Collective Courage!
A History of African American Cooperative Economic Thought and Practice
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The National Institute for Restorative Justice
"Educating for Advocacy"
Collective Courage Book Discussion Series  
1464 East 105 Street
Cleveland, Ohio 44106

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“No race can be said to be another’s equal that can not or will not protect its own interest.  
This new order can be brought about once the Negro acknowledges the wisdom
in uniting his forces and pooling his funds for the common good of all.
Other races have gained great wealth and great power by following
this simple rule and it is hoped someday that the Negro will do the same..”
Halena Willson
President, Ladies Auxiliary to the Brotherhood of Sleeping Car Porters
In Collective Courage, Dr. Jessica Gordon Nembhard chronicles African American cooperative business ownership and its place in the
movements for Black civil rights and economic equality. Not since W. E. B. Du Bois's 1907
Economic Co-operation Among Negro
has there been a full-length, nationwide study of African American cooperatives. Collective Courage extends that story into the
twenty-first century. Many of the players are well known in the history of the African American experience: Du Bois, A. Philip Randolph
and the Ladies' Auxiliary to the Brotherhood of Sleeping Car Porters, Nannie Helen Burroughs, Fannie Lou Hamer, Ella Jo Baker, George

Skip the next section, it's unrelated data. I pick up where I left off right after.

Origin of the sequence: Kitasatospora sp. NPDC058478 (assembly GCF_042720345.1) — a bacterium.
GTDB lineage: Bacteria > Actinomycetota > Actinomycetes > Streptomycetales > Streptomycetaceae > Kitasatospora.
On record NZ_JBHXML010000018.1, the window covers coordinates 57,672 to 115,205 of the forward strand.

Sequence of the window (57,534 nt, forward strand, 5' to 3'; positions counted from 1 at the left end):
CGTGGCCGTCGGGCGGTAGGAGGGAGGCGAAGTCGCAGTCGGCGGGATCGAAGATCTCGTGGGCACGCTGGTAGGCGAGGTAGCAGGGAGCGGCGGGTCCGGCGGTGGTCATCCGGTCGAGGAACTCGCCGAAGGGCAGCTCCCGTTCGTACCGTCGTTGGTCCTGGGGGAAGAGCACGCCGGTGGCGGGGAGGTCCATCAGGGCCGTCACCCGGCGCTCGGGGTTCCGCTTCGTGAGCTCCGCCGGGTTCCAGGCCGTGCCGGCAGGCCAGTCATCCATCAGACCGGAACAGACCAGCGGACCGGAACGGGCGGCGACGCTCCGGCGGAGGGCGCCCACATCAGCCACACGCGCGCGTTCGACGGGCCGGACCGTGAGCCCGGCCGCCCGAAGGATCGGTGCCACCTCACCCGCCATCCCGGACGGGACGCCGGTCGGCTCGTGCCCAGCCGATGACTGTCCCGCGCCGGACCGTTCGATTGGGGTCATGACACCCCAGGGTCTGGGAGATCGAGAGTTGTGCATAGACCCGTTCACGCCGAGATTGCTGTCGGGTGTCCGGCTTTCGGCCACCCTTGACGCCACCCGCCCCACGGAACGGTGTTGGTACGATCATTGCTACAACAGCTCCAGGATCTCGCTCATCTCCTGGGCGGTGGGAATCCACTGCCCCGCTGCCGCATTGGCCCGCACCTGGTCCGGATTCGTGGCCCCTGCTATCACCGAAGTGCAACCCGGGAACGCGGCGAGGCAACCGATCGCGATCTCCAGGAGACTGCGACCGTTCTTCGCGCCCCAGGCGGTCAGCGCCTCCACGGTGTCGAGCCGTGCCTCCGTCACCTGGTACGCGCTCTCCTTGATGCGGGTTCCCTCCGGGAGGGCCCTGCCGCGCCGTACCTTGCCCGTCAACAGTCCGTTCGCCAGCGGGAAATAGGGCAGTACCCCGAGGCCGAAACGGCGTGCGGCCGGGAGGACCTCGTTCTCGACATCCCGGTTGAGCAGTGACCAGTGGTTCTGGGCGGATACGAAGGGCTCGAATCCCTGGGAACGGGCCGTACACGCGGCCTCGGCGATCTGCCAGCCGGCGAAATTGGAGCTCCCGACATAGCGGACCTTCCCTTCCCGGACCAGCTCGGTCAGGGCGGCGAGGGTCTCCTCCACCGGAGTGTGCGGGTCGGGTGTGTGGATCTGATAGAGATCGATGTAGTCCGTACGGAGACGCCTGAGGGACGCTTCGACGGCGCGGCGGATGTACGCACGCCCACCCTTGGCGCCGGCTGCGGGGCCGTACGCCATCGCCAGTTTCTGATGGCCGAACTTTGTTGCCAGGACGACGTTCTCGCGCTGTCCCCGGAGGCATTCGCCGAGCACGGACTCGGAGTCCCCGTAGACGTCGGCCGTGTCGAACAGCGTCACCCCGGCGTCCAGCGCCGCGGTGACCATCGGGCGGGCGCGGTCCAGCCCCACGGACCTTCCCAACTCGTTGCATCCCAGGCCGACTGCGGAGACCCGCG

Schuyler and the Young Negroes' Co-operative League, the Nation of Islam, and the Black Panther Party. Adding the cooperative
movement to Black history results in a retelling of the African American experience, with an increased understanding of African American
collective economic agency and grassroots economic organizing.

To tell the story, Gordon Nembhard uses a variety of newspapers, period magazines, and journals; co-ops' articles of incorporation,
minutes from annual meetings, newsletters, budgets, and income statements; and scholarly books, memoirs, and biographies. These
sources reveal the achievements and challenges of Black co-ops, collective economic action, and social entrepreneurship. Gordon
Nembhard finds that African Americans, as well as other people of color and low-income people, have benefitted greatly from cooperative
ownership and democratic economic participation throughout the nation's history.

Jessica Gordon Nembhard is Professor of Community Justice and Social Economic Development in the Department of Africana Studies at
John Jay College, City University of New York.
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Dr. Jessica Gordon
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2012 Community
Critical 21st Century Conversations
About Independent Economies in
Black History

Tuesdays & Thursdays
March 3 - April 2, 2015
6:00 - 8:00 PM

Discussion & Book Signing With
Dr. Jessica Gordon Nembhard, PhD
Saturday, February 28, 2015 ~ 2 -4 p.m.
Discussion Schedule, Guides and Syllabus
Saturday, February 28, 2015 2p.m.
Introduction: A Continuous and
Hidden History of Economic
Defense and Collective Well-Being

Dr. Jessica Gordon Nembhard, PhD